Read it all here.
With the Department of Homeland Security recently announcing 100 percent of passengers on U.S. flights are undergoing checks against government watch lists, along with new invasive security checks, there have been a series of swift changes under the Transportation Security Administration that affect millions of U.S. travelers.
Maritime security has also undergone changes following the attacks on September 11, 2001, but critics remain concerned much is being overlooked for our nation’s port security.
In recent years politicians have attempted to pass legislation mandating that more containers in U.S. ports undergo inspection. Due to high costs and difficulties in examining all containers, such measures have not been passed....
December 22, 2010
December 15, 2010
Read the entire editorial here.
The first and primary duty of the nation state is to ensure and protect the security of its people. One of the ways this is best achieved is by keeping secrets “secret.”
Imagine what would have happened during World War II if WikiLeaks had revealed that Alan Turing and his colleagues at Bletchley Park in England had broken the German ciphers. It could well have been goodbye England and hello to Adolf.
Julian Assange, the founder of WikiLeaks, hails from Australia, a member of the British Commonwealth. He should be particularly sensitive to the considerations of national security without which he would probably be singing his national anthem in German. Since information was passed to him by a misguided American serviceman, who has been charged under the Uniform Code of Military Justice and is awaiting hearing, Mr. Assange has been waging cyber warfare against the United States and should be treated as someone engaged in espionage against America.
Certainly several of the cables released can be characterized as fluff, amusing even, but most of them contain more important details than the peccadilloes and prurient interests of Muammar Gaddafi.
Although not surprising, a significant Cablegate revelation shows the entire Middle East, despite virulent hatred for the Israelis, maintains a well-grounded fear of the Iranian mullahcracy attaining nuclear weapons. Indeed Saudi Arabia’s leader likened Iran to a snake and implored the United States to attack the regime. This is not surprising considering the utter hatred Sunnis and Shi’ites harbor for one another, but also demonstrates the Saudi instinct for self-preservation.
Many fascinating details have emerged from the leaks, with a bulk of the documents having the opposite effect or showing details in a far different light from what supporters of Julian Assange had hoped.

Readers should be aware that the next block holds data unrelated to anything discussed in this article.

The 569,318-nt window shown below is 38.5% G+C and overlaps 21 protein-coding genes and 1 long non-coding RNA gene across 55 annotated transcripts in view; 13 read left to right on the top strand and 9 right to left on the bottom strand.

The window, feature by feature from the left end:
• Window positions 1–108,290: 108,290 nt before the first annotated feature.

For instance, Israel’s detractors are deafeningly silent following one leak that showed Israel’s leaders wanted Egypt or the Palestinian Authority, backed by the United States, to take over the Gaza Strip following Operation Cast Lead. Neither Egypt nor the Palestinian Authority wished to be accountable for the area even with Israel’s promise to rid Gaza of Hamas.
In essence, several of the cables are a confirmation of what many suspected but were unable to confirm until now.
Nevertheless, there are some matters about which those who may wish us harm should remain ignorant. Thus we maintain a certain freedom of action. Otherwise, we provide potential enemies with a road map to circumvent our strategies. This should be obvious even to the slowest of minds.
WikiLeaks and Julian Assange are not merely on a quest for transparency. Even if they were they should not be allowed to derange America's national security and imperil those involved in protecting it.
Whatever Mr. Assange's motives may be he has stepped far beyond the bounds of investigative journalism and into the arena where his callous and deliberate disregard for the safety of a fellow democracy has turned him into a grievous security risk worthy of the most serious charges and prosecution.
WikiLeaks, furthermore, undermines the security of Western nations by unveiling crucial war documents. We forget that the point of war is not to ensure the prospects of our enemies but to win victory for ourselves and preserve our civilization. Unfortunately, victory and self-interest are often considered to be unworthy notions by those who blame the West for the world's troubles....
Tensions in the Orange County Jewish community are high following a UC Irvine talk by George S. Rishmawi, co-founder of the International Solidarity Movement (ISM). The talk triggered a barrage of letters from various divisions of the Jewish community, which in turn lead to the unusually high internal fractiousness.Read the full article here.
ISM is a well-organized anti-Israel movement purporting to be a non-violent initiative, despite demonstrated support for the late Yasser Arafat and ISM members’ assistance to known terrorists.
Israel banned ISM foreign activists in April of 2003, following a terror attack perpetrated by British Muslims at a pub in Tel Aviv.
Rishmawi, who spoke on November 22, was sponsored by the Olive Tree Initiative (OTI) at UCI, whose stated goal is to “promote dialogue and discussion regarding the Israeli-Arab conflict.” Moreover, the UCI Hillel president promoted the event on Facebook.
Some members in the community object to the mainstream Jewish organization’s association with OTI. They argue the ISM and its representatives harbor terrorist sympathies and claim this alone should make them unwelcome on any American campus....
Watch my interview with Deirdre Sterling and Joe Wolf here.